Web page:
Sunday, December 09, 2007

Laptop Bag Review: Papa's got a brand new bag

Papa's got a brand new bag!
laptop bag reivew

If industry expert predictions hold true, laptops will outpace desktop sales again this holiday season. Unfortunately people pay thousands of dollars for a laptop , yet protect it with something that is stylish, but offers little more protection than a ziplock bag. If you give or get a laptop this holiday season, please protect it. Screen cracking can be eliminated in our lifetime, but only if we work together!

You really can't blame some people for not protecting their laptop properly. Most bags are ugly. Butt-ugly. Black behemoths that scream "I have a laptop and you should steal me". College students opt for the stylish laptop sleeves, because, well they want dates and don't want to look stupid. Function over form comes later in life. Older people buy Volvos, younger people buy Minis or Hummers. Don't buy your college student a laptop bag unless you are sure they will use it. Those ubiquitous black bags simply won't fill the bill.

I, who couldn't get dates in college, did have one of those black bags until this year . Now that I'm staring down at my 20th college reunion on the calendar I feel obligated to grow up from my sturdy yet functional black bag that my original Powerbook 180c was carried in. I was reluctant to say goodbye, but yet my stylish Macbook wouldn't fit snug in the bag at all. That's the only thing from college that fits "too loose." Also, people coming up to me in coffee shops saying "I remember when I had a bag like that" certainly didn't help.

So I was on a quest for a new bag. I didn't want to sacrifice protecting my laptop just so I didn't want to look like a dork either. Can something be stylish and functional, yet provide quality protection ? Oh, I should add that it shouldn't be too stylish. I don't want a bag that screams "Pretty in Pink" Onward to my journey....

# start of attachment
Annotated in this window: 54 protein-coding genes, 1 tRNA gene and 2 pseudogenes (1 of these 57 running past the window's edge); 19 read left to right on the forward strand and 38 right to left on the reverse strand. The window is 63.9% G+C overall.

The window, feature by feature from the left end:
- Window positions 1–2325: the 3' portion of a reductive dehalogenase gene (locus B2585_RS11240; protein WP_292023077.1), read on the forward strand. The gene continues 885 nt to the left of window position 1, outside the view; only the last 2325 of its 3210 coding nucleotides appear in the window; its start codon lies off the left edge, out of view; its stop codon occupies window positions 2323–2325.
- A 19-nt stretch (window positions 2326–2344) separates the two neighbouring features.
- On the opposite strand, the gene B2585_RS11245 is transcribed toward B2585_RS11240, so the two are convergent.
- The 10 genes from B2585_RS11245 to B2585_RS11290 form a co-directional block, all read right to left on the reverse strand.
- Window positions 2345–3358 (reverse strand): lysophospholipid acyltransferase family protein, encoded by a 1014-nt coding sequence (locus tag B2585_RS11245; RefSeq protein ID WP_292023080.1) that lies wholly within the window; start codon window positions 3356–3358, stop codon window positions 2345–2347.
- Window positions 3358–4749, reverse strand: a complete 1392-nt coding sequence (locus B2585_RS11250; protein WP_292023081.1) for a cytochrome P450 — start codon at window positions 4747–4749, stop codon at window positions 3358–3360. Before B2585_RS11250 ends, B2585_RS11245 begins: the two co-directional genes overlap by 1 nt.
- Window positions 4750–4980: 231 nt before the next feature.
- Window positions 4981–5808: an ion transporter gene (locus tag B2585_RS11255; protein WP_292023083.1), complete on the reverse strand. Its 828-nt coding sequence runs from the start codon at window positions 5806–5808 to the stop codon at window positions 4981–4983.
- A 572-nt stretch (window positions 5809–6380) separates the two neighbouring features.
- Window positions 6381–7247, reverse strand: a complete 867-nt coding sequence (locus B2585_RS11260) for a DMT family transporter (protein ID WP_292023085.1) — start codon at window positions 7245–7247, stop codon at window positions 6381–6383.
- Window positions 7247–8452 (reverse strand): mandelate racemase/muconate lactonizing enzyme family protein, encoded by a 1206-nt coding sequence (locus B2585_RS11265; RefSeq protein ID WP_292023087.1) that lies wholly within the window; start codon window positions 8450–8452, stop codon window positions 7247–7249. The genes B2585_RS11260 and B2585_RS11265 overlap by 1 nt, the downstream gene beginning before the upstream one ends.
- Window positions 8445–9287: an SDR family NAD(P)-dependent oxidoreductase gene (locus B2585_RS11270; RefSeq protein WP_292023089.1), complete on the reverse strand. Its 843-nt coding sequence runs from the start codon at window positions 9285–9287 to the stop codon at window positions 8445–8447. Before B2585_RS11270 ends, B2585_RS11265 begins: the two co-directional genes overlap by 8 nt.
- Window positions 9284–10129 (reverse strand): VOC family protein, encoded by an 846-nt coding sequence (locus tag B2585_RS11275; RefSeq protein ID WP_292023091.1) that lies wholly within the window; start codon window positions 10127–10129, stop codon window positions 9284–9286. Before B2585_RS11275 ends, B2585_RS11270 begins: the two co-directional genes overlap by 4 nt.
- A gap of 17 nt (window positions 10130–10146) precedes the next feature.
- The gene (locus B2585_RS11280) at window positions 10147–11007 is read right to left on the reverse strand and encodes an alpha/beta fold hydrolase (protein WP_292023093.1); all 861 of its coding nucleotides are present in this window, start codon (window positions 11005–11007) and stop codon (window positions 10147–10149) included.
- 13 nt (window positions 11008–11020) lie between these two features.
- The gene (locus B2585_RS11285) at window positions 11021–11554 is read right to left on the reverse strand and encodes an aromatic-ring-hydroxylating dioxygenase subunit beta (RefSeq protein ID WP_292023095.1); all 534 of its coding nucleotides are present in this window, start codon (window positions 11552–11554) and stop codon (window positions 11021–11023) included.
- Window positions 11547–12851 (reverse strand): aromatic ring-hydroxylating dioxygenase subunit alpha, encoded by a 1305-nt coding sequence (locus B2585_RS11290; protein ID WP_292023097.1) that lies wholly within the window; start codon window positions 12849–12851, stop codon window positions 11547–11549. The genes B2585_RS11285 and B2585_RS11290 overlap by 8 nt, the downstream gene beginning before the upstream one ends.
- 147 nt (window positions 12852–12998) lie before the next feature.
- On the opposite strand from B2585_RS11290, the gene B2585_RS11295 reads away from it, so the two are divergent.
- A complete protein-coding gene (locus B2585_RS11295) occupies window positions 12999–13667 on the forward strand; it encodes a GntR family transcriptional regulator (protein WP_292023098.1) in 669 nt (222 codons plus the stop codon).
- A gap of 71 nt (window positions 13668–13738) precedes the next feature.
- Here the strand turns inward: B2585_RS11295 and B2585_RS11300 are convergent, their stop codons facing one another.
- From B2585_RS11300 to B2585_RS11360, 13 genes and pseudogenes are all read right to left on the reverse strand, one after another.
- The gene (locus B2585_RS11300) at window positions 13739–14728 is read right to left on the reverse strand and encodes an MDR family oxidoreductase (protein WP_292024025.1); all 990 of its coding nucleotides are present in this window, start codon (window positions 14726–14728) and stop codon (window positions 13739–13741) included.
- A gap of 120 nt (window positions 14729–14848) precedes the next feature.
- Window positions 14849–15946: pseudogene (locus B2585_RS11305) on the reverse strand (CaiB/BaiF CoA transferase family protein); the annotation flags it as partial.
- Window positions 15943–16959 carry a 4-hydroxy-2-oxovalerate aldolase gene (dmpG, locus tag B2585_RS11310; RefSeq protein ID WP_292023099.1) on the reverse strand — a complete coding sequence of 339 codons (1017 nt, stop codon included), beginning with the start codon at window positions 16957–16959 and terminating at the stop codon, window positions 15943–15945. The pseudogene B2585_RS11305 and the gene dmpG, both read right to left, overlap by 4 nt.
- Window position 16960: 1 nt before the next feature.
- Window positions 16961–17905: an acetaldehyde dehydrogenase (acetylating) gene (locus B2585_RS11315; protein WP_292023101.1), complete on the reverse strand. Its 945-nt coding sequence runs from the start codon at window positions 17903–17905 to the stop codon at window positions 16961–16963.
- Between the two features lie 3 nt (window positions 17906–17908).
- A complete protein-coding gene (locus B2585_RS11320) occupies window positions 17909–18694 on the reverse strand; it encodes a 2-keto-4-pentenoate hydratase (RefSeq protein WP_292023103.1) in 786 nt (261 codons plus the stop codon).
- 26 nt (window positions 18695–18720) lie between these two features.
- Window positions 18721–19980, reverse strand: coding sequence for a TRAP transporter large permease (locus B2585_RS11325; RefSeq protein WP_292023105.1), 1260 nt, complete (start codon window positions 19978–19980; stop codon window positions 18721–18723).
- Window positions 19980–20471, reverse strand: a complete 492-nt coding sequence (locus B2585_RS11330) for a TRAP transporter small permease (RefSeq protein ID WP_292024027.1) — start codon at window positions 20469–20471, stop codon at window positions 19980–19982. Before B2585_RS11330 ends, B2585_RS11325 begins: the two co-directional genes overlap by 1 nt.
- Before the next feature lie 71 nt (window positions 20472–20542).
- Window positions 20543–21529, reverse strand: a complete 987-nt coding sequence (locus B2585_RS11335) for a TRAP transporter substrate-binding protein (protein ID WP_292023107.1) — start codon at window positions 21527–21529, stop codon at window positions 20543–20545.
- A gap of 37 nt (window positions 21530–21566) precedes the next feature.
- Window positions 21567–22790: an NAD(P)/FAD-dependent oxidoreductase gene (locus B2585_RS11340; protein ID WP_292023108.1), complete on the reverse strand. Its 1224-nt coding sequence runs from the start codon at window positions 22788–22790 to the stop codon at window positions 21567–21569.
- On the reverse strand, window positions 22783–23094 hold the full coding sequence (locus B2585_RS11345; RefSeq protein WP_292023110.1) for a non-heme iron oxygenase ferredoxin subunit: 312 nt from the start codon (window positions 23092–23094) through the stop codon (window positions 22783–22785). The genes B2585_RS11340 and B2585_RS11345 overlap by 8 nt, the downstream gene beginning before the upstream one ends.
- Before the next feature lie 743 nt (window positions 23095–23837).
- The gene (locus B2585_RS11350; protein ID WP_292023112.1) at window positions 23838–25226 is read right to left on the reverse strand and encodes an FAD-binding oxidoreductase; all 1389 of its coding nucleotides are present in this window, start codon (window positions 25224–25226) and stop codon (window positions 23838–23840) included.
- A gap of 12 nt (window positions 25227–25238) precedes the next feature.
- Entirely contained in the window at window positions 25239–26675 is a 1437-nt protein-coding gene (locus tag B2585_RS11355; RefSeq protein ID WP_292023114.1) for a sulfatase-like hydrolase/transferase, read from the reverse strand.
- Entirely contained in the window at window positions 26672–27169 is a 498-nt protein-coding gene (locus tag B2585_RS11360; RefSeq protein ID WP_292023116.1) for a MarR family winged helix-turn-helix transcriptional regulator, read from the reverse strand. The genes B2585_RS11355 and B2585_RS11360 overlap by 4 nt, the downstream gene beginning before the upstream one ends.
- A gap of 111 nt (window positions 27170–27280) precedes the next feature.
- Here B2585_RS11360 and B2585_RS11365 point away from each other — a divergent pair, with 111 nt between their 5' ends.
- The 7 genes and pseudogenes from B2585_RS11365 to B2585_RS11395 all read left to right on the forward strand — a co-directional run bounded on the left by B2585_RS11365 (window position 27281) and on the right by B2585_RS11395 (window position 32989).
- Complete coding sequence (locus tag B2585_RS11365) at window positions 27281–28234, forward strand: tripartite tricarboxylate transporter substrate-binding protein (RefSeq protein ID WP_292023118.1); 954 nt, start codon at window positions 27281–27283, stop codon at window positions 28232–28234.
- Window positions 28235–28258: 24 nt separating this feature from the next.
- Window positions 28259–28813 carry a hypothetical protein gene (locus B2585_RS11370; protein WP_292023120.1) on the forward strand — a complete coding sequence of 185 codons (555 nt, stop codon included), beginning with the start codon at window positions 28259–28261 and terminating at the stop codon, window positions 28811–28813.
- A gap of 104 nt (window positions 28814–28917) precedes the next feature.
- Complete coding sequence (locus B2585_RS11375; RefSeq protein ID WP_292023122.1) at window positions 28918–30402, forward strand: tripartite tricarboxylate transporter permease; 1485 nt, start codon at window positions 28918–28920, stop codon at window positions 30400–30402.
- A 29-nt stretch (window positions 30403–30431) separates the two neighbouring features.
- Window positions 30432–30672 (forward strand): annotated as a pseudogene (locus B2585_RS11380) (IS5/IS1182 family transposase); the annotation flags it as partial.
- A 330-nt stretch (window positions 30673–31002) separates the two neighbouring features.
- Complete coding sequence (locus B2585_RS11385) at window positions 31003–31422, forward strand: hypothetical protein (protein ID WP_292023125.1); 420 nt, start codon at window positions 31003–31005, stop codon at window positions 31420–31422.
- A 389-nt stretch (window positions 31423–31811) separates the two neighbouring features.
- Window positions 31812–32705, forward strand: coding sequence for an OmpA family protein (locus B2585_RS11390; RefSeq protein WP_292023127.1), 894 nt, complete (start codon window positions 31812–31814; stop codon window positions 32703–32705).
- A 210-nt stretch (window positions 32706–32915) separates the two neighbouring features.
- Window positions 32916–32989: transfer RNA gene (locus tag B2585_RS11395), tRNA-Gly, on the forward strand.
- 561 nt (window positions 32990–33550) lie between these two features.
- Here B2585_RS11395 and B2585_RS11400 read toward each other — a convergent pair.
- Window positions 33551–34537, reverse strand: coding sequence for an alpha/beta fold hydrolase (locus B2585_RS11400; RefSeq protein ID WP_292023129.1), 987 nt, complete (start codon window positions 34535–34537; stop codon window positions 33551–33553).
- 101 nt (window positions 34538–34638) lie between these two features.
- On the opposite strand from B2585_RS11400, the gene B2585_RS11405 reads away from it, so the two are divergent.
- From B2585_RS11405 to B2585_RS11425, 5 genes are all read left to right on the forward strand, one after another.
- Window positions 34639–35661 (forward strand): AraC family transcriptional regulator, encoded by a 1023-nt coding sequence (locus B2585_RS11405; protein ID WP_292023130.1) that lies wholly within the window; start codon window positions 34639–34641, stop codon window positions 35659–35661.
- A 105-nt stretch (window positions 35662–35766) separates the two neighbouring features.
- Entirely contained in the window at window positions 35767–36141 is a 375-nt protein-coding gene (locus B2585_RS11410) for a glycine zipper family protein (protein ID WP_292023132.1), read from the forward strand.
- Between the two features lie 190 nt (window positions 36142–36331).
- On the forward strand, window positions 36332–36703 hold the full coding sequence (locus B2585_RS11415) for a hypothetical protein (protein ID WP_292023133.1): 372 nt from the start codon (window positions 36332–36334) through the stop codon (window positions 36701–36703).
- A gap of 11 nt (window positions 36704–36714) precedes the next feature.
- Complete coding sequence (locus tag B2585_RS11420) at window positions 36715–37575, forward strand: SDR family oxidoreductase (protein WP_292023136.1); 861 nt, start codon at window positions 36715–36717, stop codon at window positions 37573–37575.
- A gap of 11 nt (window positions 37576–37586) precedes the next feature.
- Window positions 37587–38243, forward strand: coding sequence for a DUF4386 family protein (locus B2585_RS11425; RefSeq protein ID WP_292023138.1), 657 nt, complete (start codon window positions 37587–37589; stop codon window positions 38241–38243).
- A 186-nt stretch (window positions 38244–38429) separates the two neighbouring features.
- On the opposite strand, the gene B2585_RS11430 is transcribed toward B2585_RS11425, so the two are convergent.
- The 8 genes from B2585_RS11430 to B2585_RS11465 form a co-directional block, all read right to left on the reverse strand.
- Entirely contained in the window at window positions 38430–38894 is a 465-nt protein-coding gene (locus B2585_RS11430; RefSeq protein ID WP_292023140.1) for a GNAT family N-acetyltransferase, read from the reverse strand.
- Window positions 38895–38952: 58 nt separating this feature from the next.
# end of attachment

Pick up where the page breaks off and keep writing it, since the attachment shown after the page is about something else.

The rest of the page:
I contacted a variety of vendors for samples of their cases that would fit this my demands. Some didn't respond and were rather smug about having their cases compared--partially I think because they know their popular messenger bag style cases simply don't provide protection. An ideal case should be padded on all sides, so the computer is protected from every angle. Many simply provide some padding on the sides, but none on the edges, which is a more likely impact zone.

First up was the Targus radius Convertible Messenger/Backpack, a well-known industry name. They provided me a "hybrid" case that was supposed to be a backpack and a messenger bag style at the same time. In reality, it was simply a backpack with a shoulder strap. Not the end of the world, but backpacks remind me of my days in A/V club and not hanging out with the cool kids. The case had some nice nooks and crannies specifically designed for Mac laptops: square holder for power adapter, space for your iPod, etc. It had some kind of conduit to hold your iPod headphone cord while listening, but I couldn't figure it out. That was a common trend I found: features I didn't quite get. I'm not sure I want tech support for my laptop bag. Ironically, when I asked press people about some of these features, they couldn't always answer my questions. Only the designers I think truly understand what they designed